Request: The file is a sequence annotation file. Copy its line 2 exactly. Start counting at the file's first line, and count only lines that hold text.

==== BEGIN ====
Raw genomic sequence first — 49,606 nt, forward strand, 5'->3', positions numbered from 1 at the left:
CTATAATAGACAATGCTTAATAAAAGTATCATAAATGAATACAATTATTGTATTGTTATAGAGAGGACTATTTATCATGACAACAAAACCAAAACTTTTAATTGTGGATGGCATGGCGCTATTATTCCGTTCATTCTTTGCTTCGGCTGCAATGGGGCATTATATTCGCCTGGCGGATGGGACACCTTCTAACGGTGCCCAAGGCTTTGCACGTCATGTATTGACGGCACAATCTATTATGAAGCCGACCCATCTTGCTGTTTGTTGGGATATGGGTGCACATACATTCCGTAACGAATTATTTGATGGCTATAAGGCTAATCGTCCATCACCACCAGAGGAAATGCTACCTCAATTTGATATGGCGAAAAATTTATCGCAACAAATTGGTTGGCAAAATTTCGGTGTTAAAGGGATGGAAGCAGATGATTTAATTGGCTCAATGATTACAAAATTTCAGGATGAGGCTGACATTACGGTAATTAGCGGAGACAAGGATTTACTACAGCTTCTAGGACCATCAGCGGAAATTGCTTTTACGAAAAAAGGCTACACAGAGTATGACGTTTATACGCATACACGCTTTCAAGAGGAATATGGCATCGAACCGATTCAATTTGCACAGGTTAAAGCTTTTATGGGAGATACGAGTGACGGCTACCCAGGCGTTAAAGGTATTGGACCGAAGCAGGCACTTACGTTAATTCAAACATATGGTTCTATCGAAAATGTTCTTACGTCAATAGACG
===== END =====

CTATAATAGACAATGCTTAATAAAAGTATCATAAATGAATACAATTATTGTATTGTTATAGAGAGGACTATTTATCATGACAACAAAACCAAAACTTTTAATTGTGGATGGCATGGCGCTATTATTCCGTTCATTCTTTGCTTCGGCTGCAATGGGGCATTATATTCGCCTGGCGGATGGGACACCTTCTAACGGTGCCCAAGGCTTTGCACGTCATGTATTGACGGCACAATCTATTATGAAGCCGACCCATCTTGCTGTTTGTTGGGATATGGGTGCACATACATTCCGTAACGAATTATTTGATGGCTATAAGGCTAATCGTCCATCACCACCAGAGGAAATGCTACCTCAATTTGATATGGCGAAAAATTTATCGCAACAAATTGGTTGGCAAAATTTCGGTGTTAAAGGGATGGAAGCAGATGATTTAATTGGCTCAATGATTACAAAATTTCAGGATGAGGCTGACATTACGGTAATTAGCGGAGACAAGGATTTACTACAGCTTCTAGGACCATCAGCGGAAATTGCTTTTACGAAAAAAGGCTACACAGAGTATGACGTTTATACGCATACACGCTTTCAAGAGGAATATGGCATCGAACCGATTCAATTTGCACAGGTTAAAGCTTTTATGGGAGATACGAGTGACGGCTACCCAGGCGTTAAAGGTATTGGACCGAAGCAGGCACTTACGTTAATTCAAACATATGGTTCTATCGAAAATGTTCTTACGTCAATAGACG